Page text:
Physical disabilities 101

Physical disabilities include any limitations of muscular control, any pain that has an impact on movement, missing limbs, and others. In some cases, physical disabilities can even be temporary. Those who have physical challenges may use a wide variety of tools to help them access websites and apps. These tools may include alternative input devices like switch systems, one-handed keyboards, or head mice. They may also include technologies like voice control and dictation. However, users of all of these access tools have several concerns in common. 

Illustration: Profile shot of user with headphones

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“It is rare that a user with a physical challenge will use one tool, and one tool only.  Instead, depending on the situation and task, users with physical challenges will mix and match tools to pick the best tool for the job.”

Web accessibility considerations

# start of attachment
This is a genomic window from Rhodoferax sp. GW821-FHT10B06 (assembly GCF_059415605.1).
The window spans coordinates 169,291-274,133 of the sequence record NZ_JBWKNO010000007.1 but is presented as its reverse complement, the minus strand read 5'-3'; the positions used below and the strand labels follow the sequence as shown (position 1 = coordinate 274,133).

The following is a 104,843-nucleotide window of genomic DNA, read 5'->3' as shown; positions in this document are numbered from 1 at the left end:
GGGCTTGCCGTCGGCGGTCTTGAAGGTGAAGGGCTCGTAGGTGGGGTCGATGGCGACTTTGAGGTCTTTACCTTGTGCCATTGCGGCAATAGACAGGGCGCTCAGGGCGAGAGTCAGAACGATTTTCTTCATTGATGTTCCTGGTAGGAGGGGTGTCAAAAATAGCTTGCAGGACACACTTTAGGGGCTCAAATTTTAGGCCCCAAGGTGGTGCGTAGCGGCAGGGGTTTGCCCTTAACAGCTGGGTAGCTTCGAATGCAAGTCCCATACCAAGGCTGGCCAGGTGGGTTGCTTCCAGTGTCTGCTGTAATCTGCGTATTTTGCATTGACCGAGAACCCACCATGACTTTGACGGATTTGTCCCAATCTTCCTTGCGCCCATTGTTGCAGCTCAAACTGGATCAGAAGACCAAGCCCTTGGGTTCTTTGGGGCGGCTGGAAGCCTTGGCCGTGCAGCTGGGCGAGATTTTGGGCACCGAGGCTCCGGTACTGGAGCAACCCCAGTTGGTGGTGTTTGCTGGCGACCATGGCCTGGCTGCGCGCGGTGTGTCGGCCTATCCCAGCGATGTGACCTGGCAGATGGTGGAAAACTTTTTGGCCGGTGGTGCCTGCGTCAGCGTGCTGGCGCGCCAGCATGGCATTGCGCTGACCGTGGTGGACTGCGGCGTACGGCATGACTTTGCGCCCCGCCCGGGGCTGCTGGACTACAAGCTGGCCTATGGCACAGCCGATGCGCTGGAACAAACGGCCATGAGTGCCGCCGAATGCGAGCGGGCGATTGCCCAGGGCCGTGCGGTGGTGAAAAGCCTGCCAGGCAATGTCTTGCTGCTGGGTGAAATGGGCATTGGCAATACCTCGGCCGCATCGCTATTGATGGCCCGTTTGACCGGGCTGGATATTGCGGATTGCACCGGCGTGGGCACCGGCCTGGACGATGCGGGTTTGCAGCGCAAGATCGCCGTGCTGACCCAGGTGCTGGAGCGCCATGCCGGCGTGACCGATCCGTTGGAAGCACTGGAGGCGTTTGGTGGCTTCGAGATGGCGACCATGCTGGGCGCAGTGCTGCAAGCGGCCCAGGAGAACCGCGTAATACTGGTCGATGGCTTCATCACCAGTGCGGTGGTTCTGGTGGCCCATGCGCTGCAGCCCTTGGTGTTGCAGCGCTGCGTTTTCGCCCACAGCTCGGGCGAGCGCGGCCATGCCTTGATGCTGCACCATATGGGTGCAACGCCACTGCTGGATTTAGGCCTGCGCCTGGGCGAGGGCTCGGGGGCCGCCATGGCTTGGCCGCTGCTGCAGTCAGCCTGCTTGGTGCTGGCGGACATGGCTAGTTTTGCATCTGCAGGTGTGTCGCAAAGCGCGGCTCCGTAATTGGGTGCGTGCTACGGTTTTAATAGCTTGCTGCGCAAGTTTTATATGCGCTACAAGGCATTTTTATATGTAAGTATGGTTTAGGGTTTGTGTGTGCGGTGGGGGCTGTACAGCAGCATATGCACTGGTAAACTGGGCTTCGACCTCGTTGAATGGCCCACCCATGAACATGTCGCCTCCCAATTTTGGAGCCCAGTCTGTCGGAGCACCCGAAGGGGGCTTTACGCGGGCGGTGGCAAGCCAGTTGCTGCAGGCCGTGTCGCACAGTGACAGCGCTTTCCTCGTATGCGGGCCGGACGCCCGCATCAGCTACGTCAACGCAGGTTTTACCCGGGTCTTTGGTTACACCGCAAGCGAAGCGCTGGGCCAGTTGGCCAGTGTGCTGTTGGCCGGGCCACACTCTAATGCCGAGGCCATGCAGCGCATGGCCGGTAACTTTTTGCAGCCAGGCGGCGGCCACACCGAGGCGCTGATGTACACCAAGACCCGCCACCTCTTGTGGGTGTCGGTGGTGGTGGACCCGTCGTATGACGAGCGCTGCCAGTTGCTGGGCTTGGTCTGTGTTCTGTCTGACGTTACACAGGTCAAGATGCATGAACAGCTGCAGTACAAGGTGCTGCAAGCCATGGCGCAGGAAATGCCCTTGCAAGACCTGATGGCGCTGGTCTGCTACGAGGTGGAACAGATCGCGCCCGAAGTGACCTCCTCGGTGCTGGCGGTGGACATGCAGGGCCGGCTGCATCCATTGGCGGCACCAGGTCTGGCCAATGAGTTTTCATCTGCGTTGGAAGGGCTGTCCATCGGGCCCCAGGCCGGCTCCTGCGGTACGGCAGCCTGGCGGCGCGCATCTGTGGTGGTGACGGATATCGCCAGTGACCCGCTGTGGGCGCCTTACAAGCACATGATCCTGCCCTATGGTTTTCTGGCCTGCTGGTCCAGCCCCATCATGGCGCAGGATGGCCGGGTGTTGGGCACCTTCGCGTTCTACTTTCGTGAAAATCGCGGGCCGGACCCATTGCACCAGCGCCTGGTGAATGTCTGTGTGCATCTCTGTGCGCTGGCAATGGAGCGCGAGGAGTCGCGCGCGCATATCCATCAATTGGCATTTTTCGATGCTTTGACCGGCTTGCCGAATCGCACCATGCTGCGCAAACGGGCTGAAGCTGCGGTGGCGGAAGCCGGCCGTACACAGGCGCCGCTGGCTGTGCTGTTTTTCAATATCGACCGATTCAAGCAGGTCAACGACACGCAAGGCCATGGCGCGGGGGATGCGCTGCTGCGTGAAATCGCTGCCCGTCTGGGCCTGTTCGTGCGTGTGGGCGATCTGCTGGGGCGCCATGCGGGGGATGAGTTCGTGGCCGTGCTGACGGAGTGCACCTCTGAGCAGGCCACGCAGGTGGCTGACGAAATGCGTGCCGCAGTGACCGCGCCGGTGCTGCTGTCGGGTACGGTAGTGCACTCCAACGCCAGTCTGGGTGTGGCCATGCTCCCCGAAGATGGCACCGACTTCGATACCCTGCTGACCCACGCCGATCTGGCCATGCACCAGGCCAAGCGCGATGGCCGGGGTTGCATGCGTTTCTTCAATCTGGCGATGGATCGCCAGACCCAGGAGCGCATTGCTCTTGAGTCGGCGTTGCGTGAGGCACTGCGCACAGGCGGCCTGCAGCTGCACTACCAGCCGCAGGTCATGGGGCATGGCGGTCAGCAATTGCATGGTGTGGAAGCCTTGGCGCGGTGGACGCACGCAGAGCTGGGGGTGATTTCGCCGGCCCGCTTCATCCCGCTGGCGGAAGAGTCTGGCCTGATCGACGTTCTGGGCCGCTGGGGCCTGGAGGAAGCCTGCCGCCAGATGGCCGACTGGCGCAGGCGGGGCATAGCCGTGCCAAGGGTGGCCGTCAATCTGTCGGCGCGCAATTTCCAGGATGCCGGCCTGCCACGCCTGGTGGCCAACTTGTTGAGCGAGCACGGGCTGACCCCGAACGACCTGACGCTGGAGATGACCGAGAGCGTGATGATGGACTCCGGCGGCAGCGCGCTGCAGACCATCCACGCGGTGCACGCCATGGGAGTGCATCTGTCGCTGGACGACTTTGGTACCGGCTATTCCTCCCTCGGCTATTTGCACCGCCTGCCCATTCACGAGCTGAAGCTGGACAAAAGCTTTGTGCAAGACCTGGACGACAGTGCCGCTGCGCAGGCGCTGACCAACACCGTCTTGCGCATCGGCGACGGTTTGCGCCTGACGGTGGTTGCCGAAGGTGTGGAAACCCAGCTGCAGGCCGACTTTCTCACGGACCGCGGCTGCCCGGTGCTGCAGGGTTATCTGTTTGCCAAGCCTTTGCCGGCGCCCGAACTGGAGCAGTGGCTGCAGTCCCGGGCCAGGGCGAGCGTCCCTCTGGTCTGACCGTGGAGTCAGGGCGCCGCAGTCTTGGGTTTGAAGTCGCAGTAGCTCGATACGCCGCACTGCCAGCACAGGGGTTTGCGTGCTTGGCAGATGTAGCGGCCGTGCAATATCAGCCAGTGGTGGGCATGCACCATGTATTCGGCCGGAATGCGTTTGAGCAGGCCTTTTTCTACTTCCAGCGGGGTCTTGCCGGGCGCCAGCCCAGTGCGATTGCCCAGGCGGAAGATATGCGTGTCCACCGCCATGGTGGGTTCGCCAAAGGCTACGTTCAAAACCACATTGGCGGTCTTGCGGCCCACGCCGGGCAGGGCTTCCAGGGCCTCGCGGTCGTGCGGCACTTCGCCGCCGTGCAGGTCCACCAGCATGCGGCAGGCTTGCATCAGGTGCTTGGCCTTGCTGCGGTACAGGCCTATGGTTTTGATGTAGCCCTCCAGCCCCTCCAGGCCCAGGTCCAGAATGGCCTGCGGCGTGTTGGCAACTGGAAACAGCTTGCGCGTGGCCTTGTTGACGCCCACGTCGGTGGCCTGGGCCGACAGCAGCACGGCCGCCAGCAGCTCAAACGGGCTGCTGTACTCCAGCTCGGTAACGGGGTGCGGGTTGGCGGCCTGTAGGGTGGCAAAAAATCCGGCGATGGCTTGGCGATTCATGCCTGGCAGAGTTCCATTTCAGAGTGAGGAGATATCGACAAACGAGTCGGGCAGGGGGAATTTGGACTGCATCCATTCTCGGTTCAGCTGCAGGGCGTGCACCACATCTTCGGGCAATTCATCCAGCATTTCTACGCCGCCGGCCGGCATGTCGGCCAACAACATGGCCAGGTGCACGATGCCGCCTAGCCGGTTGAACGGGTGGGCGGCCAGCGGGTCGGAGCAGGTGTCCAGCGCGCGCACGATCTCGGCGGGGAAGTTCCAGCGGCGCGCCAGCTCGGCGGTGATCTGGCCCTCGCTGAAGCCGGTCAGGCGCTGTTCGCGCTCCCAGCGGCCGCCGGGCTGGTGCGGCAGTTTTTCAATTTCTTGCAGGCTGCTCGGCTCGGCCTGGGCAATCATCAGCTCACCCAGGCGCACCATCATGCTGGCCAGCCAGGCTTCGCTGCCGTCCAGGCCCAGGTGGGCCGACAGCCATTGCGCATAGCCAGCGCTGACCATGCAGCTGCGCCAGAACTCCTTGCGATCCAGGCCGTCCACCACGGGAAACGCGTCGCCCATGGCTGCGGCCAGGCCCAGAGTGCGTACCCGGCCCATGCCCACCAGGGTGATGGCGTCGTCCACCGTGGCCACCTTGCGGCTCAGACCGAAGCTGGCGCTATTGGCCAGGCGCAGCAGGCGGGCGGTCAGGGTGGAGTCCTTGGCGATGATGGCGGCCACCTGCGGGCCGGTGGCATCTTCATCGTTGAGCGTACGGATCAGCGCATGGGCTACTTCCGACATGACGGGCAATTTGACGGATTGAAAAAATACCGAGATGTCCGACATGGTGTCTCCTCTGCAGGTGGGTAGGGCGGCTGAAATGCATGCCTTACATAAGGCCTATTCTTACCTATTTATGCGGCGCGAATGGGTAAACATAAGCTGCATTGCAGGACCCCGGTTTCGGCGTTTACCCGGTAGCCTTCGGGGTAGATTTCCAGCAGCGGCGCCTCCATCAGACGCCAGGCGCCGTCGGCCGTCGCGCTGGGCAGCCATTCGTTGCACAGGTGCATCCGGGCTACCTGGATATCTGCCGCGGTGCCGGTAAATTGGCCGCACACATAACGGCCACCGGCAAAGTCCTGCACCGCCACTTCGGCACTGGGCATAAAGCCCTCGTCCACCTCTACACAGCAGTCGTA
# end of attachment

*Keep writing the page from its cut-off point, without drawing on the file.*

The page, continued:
• Keyboard access: Many users with physical challenges lack the ability to use a mouse. It is extremely important for users of voice dictation, and other alternative input methods, that all controls on a website are keyboard accessible.
  • Timing: It may take longer to complete tasks. It is important to ensure that if a session expires, or there are timing limitations, a user can restart, or continue, without losing any work they’ve done.
  • Focus indication: It is important that the currently focused element is clearly indicated visually, in order to help users understand what control has the focus, and what they’re currently interacting with.
  • Large focus targets: users who have difficulty with hand-eye coordination may have difficulty clicking on